About the organisation
Curo is developing a digital employee benefit product with the aim of supporting the five million people in the UK who are juggling work and care for a loved one. We help employers provide much needed support to the one in seven of their workforce by granting them access to healthcare specialists, financial and legal advisors and mental health practitioners. Instead of spending stress and time searching for answers, our web application allows carers to get the help they need at their fingertips.
What challenges were you trying to address?
We started Curo at the start of 2020, just before the country entered lockdown because of COVID-19. Through personal experience, we learnt of the hardships of caring for loved ones and realised that this was a growing issue that affects not only carers, but businesses and wider society. Carers face higher rates of social isolation and mental ill health. Sadly, in the last two years alone, 500,000 people have given up work to care for loved ones, because the pressure of doing both is simply too much.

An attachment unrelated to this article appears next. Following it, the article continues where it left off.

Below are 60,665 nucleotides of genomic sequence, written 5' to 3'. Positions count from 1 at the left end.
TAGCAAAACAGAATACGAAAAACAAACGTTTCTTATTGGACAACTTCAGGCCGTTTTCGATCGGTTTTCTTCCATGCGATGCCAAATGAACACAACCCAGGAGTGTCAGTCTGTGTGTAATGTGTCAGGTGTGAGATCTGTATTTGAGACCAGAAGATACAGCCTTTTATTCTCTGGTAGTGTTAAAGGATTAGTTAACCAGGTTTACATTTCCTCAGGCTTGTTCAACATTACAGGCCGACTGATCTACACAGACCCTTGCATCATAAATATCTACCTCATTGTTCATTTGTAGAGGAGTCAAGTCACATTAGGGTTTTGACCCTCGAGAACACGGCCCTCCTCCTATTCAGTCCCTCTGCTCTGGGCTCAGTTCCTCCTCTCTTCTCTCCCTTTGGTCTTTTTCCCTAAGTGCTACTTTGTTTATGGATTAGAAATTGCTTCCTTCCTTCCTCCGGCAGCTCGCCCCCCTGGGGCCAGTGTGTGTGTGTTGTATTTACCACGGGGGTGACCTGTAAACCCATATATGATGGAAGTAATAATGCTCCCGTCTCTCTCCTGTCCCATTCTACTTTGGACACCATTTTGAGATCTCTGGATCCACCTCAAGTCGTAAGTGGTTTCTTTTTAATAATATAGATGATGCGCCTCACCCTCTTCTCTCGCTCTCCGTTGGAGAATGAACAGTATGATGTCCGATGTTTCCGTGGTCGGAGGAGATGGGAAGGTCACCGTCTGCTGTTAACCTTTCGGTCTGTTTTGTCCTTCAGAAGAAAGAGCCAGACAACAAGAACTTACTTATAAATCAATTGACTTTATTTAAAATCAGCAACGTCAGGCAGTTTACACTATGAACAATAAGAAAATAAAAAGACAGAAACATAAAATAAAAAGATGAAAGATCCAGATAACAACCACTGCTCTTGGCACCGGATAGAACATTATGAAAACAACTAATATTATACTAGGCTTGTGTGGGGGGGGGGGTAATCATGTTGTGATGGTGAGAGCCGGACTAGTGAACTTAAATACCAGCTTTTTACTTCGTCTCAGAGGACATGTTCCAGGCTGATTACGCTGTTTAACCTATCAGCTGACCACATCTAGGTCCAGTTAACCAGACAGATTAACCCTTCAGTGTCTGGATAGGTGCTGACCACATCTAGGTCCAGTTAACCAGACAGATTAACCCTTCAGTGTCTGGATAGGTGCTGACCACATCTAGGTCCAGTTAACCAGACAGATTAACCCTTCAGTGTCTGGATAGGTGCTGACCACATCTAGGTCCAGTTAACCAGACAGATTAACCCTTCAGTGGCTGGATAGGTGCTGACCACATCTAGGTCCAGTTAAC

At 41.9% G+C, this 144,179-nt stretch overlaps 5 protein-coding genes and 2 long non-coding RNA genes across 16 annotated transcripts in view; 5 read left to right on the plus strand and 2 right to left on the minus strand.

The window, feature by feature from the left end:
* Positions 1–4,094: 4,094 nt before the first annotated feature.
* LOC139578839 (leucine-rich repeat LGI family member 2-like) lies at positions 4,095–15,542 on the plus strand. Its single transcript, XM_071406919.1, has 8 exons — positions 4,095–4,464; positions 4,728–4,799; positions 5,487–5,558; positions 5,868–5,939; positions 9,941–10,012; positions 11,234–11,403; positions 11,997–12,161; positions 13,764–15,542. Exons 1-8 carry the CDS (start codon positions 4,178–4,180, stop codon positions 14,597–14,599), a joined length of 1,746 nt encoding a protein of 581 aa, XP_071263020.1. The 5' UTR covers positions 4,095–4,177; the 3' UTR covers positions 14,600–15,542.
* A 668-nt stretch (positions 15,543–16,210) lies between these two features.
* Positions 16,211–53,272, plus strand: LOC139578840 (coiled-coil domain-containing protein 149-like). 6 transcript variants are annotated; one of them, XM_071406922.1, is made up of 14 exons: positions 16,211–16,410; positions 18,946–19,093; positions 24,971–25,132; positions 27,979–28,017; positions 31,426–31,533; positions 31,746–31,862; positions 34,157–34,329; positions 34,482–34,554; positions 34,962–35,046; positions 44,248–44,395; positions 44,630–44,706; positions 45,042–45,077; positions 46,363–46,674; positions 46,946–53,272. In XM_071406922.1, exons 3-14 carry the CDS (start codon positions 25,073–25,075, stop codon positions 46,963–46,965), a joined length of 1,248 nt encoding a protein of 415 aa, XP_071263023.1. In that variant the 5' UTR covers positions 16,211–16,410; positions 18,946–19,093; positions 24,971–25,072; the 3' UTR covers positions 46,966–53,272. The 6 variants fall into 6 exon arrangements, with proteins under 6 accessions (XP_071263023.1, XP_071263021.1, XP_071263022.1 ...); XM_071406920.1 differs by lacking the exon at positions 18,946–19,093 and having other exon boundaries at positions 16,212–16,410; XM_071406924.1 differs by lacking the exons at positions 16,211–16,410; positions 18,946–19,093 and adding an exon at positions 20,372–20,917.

COVID-19 has forced many people to become carers for the first time, so it is likely that even more people will be caring during this period. That’s why we knew we couldn’t put the development of our product on hold – and we’ve been finding ways to innovate through the pandemic – to provide a service we think could be a lifeline for working carers.
What goals or outcomes did Curo want to achieve?
We plan to launch Version 1 of our final product by the end of this year, which requires investment, technical expertise and partnerships with employers so we can develop our product with them.
Because three quarters of carers also work, we knew that partnering with employers is a great way to support carers whilst creating a financially sustainable and scalable business. Understandably, we’ve found that businesses want us to evidence the impact of our product. Sadly, it becomes a chicken-and-egg scenario as we search for ambitious and forward-thinking employers to bring support to their employees ahead of the curve.